Both Queen Elizabeth class aircraft carriers have four-acre flight decks that are 3 times larger than their Invincible Class predecessor.
“The reason that we have arrived at what we have arrived at is because to do the initial strike package, that deep strike package, we have done really quite detailed calculations and we have come out with the figure of 36 joint strike fighters, and that is what has driven the size of it, and that is to be able to deliver the weight of effort that you need for these operations that we are planning in the future. That is the thing that has made us arrive at that size of deck and that size of ship, to enable that to happen.
I have talked with the Chief of Naval Operations in America. He is very keen for us to get these because he sees us slotting in with his carrier groups. For example, in Afghanistan last year they had to call on the French to bail them out with their carrier. He really wants us to have these, but he wants us to have same sort of clout as one of their carriers, which is this figure at 36. He would find that very useful, and really we would mix and match with that.” — Admiral Sir Alan West, evidence to the Select Committee on Defence, 24 November 2004
The advantage of additional space will enable the QE Class to launch more aircraft than HMS Illustrious ever could. The addition of aircraft lifts on the ship’s side also means that flying operations will continue whilst moving aircraft between the hangar and deck. HMS Illustrious didn’t have this luxury due its lift being fitted in the middle of the flight deck, requiring take off and landings to stop while aircraft were lifted to and from the hangar.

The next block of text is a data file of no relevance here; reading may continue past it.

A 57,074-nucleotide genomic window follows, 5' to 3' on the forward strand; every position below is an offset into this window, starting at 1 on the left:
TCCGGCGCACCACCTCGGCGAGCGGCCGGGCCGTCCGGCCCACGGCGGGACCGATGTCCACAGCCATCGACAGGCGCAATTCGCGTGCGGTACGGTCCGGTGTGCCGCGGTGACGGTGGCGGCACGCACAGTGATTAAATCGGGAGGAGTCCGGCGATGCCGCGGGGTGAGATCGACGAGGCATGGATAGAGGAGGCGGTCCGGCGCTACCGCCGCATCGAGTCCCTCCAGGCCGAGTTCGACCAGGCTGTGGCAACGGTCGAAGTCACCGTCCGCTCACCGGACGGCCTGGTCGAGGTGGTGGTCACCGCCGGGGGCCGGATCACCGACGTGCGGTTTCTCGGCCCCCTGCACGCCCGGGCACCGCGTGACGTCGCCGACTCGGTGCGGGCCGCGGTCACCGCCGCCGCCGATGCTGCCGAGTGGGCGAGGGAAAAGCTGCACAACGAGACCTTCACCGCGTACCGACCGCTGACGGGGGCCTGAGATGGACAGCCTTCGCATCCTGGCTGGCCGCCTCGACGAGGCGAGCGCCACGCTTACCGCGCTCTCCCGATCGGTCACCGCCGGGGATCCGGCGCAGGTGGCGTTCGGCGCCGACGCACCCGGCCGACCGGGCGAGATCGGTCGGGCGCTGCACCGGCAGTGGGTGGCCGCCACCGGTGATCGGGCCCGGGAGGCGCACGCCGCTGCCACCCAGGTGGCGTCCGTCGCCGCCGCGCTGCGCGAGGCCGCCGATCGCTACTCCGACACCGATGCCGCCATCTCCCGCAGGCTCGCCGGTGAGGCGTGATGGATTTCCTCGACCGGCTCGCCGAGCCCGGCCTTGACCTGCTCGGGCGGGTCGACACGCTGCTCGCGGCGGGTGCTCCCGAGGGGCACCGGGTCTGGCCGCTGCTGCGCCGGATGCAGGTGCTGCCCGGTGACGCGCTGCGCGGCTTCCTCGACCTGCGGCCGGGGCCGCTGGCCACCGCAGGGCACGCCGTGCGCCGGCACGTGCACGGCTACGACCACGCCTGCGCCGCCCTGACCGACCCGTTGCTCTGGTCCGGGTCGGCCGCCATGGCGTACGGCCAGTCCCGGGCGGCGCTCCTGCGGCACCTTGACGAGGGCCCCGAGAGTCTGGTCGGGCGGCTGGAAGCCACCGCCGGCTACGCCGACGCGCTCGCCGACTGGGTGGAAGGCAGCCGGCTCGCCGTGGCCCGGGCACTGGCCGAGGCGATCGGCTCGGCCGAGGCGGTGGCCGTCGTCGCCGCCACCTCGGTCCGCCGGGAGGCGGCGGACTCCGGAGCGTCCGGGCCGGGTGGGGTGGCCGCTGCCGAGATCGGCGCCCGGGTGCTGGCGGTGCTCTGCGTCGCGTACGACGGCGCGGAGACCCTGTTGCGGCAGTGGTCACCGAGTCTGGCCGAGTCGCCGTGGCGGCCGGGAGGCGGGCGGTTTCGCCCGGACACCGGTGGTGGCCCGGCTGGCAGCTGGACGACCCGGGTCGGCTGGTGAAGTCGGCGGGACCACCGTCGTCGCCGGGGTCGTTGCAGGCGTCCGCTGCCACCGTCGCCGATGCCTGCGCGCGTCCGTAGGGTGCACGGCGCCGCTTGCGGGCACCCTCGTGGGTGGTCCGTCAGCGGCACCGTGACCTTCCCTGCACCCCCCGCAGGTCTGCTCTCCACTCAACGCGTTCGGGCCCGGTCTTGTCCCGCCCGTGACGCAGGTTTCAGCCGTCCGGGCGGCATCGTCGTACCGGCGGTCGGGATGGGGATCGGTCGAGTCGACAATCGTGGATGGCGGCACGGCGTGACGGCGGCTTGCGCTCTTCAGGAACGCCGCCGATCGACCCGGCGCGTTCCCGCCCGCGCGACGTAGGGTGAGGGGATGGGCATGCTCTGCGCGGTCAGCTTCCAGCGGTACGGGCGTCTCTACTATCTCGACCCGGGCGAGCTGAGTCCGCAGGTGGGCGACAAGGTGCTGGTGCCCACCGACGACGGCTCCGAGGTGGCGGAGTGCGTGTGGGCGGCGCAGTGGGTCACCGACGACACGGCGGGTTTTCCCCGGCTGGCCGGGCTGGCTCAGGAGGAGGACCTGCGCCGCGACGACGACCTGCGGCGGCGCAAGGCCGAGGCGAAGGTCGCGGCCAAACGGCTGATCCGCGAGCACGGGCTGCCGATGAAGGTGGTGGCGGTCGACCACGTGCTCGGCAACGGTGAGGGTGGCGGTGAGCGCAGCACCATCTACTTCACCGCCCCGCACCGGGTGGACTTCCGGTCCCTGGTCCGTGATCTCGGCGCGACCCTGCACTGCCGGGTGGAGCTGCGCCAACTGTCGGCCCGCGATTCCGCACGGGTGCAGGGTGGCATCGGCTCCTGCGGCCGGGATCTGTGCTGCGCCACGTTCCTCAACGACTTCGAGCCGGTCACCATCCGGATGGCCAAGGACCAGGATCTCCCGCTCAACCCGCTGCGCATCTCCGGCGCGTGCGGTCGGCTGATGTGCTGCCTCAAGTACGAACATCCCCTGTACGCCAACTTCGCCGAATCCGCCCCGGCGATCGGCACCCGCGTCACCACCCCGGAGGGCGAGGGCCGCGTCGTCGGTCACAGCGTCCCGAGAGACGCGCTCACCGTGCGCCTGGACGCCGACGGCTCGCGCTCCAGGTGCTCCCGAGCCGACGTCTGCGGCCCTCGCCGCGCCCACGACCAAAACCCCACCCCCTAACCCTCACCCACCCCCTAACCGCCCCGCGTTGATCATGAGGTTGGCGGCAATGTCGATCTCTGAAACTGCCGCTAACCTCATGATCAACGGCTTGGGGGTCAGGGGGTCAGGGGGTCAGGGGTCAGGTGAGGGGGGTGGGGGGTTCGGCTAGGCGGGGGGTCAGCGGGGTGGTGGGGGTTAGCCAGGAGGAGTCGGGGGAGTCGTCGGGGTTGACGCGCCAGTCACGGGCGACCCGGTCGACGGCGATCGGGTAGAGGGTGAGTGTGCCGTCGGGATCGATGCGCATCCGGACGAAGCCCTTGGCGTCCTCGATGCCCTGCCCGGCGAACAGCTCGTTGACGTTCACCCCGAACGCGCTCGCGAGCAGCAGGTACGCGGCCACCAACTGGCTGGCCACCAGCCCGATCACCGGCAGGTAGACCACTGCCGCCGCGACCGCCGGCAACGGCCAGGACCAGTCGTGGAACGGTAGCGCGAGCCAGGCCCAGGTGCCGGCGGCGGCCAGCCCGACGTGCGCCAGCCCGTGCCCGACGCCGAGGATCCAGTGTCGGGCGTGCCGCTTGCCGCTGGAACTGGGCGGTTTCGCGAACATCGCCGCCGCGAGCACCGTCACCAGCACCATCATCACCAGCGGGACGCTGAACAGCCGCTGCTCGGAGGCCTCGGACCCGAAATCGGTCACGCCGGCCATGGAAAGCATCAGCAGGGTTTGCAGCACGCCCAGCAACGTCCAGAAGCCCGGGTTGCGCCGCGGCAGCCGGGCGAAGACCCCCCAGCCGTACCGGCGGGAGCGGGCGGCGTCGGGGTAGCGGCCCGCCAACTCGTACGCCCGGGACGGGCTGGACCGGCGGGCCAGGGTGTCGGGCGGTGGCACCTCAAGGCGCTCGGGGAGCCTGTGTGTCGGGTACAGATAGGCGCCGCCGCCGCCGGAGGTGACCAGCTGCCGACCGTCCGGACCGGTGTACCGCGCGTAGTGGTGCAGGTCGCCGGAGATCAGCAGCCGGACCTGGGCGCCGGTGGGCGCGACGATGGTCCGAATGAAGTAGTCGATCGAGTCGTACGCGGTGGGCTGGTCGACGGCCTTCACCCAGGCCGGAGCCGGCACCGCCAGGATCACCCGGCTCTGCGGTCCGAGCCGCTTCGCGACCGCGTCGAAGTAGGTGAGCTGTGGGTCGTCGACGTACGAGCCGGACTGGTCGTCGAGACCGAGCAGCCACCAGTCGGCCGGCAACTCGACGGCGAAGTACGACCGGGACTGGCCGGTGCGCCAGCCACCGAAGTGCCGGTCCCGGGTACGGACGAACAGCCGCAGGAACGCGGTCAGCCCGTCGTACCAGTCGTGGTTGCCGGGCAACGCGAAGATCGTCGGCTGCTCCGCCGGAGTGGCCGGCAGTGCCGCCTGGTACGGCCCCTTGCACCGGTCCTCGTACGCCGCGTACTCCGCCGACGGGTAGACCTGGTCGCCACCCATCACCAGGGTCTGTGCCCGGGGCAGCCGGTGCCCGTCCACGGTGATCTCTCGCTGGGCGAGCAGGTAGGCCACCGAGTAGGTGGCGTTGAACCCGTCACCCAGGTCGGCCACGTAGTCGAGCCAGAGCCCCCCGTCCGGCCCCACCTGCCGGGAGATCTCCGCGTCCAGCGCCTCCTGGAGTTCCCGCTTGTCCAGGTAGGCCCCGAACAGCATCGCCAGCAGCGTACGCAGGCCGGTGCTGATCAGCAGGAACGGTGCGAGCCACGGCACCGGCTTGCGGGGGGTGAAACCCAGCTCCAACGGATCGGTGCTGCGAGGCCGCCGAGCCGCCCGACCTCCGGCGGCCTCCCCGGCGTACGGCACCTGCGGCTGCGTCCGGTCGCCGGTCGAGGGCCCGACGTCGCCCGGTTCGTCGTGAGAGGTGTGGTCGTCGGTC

The large flight deck enables the F-35B Lightning, a Short Take Off Vertical Landing (STOVL) aircraft the versatility to conduct multiple roles before returning to the ship with either a vertical landing or a Ship-borne Rolling Vertical Landing (SRVL). This technique provides additional lift making it possible to return with a greater amount of unused fuel or weaponry.
The F-35B has an incredibly powerful engine which creates a large amount of heat and noise. Cdr Deller, who was previously Cdr Air on HMS Illustrious said, “previously, we were limited to two consecutive landings on any given spot, any more than that and you were in danger of overheating the deck which could cause tyres to burst”.
The MoD Carrier Power blog adds:
“The flight decks of both QE Class benefit from innovative British engineered technology called Thermal Metallic Spray (TMS); this helps to prevent the deck from overheating and enables more frequent use of landing spots, increasing the options available to the team in the Flying Control Tower.
It’s not just fast jets that will operate from the two QE Class aircraft carriers. They will also be able to operate up to ten helicopters at the same time. Whether that’s inserting Royal Marines for a mission or providing disaster relief, this capacity significantly increases the impact which the ship can have and the speed at which it is delivered.”
HMS Queen Elizabeth is currently undertaking sea trials and is expected to embark her first F-35B Lightning jets towards the end of 2018 as a part of her journey towards being fully operational.
The UK is on track to deliver a Carrier Strike capability from 2020, read more here.